[RFC] what to do next

Dominik Brodowski linux at brodo.de
Mon Oct 13 00:05:42 BST 2003

On Sun, Oct 12, 2003 at 08:28:37PM +0100, Russell King wrote:
> > Well, even though I think that this is kind of a sisyphus-approach 
> > (instead of fixing the core problems trying to cure the symptoms) I know we
> > are in a stability-freeze-phase now.
> I'm not happy with that description of what are facts - in fact it's
> bordering on insulting.

I'm deeply sorry if I offended you in any way in my original e-mail. 
However, it is my impression that there are several bugs (like memory leakage) 
especially related to 16-bit PCMCIA which can only be solved by making 
invasive changes to the core. I also noted that such changes cannot be done
now because of the stability freeze, even though that might be the "easier" 
approach [see below].

> For example, cardbus deadlocks, PCMCIA cards being recognised as
> "memory_cs", IRQ routing, use-after-free in ds.c, etc the list goes
> on.  All these are not due to problems in the old code, but are due
> to the _new_ code.

I admit that the patches I sent included several bad bugs, and I'm glad that
you've done such a great work fixing these bugs up.

> > So, I'll probably delay the fun stuff for 2.7., but then I really want
> > to clean up A LOT.
> If you pile cleanup on top of cleanup on top of cleanup, you end up
> with a pile of crap.  You need to ensure that stuff gets reasonable
> testing and debugged between each cleanup to stop this happening.

Wrt testing: Well, any of my patches have been thoroughly tested on my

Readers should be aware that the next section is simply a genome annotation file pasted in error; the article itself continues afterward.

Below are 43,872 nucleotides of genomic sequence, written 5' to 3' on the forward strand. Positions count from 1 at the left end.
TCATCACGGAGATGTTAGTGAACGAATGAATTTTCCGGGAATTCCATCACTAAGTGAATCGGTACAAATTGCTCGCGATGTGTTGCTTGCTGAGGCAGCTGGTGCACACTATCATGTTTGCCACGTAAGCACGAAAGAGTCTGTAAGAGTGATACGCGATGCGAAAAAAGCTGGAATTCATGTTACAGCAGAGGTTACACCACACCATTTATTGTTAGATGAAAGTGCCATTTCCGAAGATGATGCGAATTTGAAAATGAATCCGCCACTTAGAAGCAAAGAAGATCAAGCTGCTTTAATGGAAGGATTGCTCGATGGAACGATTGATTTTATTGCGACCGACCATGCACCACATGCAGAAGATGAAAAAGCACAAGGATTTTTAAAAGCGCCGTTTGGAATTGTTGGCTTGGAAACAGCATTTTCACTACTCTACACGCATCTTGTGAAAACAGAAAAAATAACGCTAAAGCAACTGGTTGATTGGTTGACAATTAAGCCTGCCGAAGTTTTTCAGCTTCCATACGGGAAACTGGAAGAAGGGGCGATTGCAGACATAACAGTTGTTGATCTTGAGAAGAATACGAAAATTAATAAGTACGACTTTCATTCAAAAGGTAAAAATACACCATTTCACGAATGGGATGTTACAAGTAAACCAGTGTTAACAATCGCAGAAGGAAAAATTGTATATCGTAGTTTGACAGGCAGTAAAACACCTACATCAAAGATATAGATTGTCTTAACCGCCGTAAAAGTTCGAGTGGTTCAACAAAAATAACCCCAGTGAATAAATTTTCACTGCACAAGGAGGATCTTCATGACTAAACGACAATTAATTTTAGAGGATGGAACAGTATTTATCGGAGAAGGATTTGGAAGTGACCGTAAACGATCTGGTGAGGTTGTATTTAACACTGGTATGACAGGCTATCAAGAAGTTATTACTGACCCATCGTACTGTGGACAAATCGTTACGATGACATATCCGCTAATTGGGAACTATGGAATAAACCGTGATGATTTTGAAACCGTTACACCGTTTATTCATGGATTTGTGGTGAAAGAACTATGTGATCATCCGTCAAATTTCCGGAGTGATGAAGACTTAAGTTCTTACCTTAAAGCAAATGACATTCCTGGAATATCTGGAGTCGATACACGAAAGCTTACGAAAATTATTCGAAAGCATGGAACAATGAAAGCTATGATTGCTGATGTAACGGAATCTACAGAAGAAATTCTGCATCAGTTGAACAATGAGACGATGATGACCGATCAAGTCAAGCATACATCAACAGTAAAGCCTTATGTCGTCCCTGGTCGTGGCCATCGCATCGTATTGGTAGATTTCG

own notebook - but as I only own two 16-bit cards, this is not enough.
The question here is how long to wait for results vs. how speedy the 
development moves forward.

Wrt wait-between-cleanups: if the state of the codes _hinders_ bugfixes,
a cleanup, even though it has rough edges, and even though it affects
large portions of code, can make the bugfixing of both the old and new b
ugs easier.

For example the several levels of indirection between cs, ds and cardmgr
on card insertion and card removal make it difficult to add a) proper
locking, b) proper reference counting, c) avoid memory leakage, or
use-after-freeing d) ...

But let's agree to disagree on this issue?! As I said before, I share your
view on what to _do_ now and what to do later, even though the reasons might

> > Also, I think we have orthogonal views on the driver model -- while you
> > consider it to _cause_ trouble, it is the road to and of the cleanup in my
> > opinion...
> You've completely missed my point.  The driver model is great, but it
> has a rather large wart which are causing a cancer in PCMCIA.

I'm glad that you share my view about the driver model, and I regret that I
mis-interpreted your mind in this regard.


More information about the linux-pcmcia mailing list